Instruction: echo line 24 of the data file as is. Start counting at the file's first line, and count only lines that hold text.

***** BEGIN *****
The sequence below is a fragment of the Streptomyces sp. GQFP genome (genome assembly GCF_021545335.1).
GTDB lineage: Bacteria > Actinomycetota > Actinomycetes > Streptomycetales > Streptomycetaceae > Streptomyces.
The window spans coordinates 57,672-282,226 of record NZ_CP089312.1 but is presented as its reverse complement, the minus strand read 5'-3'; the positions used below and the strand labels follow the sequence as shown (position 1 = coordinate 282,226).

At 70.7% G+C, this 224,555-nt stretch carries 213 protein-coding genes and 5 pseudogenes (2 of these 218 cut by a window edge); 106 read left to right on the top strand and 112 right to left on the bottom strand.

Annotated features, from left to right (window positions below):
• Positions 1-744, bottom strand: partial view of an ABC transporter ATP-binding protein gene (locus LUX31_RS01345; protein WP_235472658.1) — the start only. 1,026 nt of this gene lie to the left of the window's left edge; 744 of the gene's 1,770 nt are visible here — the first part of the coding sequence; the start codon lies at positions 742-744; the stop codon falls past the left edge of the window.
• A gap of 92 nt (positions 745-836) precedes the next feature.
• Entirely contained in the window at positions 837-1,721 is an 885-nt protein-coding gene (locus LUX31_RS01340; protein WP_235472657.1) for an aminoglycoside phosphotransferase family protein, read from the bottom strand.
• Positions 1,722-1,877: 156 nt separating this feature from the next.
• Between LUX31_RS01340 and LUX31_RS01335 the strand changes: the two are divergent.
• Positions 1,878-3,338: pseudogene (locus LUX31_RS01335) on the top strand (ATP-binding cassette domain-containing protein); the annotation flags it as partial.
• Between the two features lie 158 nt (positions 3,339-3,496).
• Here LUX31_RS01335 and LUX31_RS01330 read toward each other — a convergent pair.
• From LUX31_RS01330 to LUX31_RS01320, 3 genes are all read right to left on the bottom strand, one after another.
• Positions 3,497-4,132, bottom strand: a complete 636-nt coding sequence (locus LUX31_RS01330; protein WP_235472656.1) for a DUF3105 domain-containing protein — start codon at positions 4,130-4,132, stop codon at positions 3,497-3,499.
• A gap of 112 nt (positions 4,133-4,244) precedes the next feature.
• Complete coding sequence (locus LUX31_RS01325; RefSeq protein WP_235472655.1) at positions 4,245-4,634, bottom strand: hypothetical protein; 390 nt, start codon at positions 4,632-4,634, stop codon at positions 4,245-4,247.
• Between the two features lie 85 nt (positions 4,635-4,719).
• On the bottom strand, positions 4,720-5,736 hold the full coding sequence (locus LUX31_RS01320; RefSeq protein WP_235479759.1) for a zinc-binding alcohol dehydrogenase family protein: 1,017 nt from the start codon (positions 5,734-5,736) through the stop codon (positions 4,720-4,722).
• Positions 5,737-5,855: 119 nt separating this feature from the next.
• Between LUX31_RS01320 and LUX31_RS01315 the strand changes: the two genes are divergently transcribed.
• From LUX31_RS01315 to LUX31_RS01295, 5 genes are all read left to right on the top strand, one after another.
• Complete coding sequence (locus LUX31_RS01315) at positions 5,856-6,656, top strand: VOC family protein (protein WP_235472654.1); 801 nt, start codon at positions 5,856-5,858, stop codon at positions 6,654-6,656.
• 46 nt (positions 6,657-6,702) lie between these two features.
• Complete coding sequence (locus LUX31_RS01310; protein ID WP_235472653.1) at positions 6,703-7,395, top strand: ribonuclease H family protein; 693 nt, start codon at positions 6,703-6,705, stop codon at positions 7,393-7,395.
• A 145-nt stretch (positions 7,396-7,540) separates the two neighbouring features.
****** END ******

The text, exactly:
• 46 nt (positions 6,657-6,702) lie between these two features.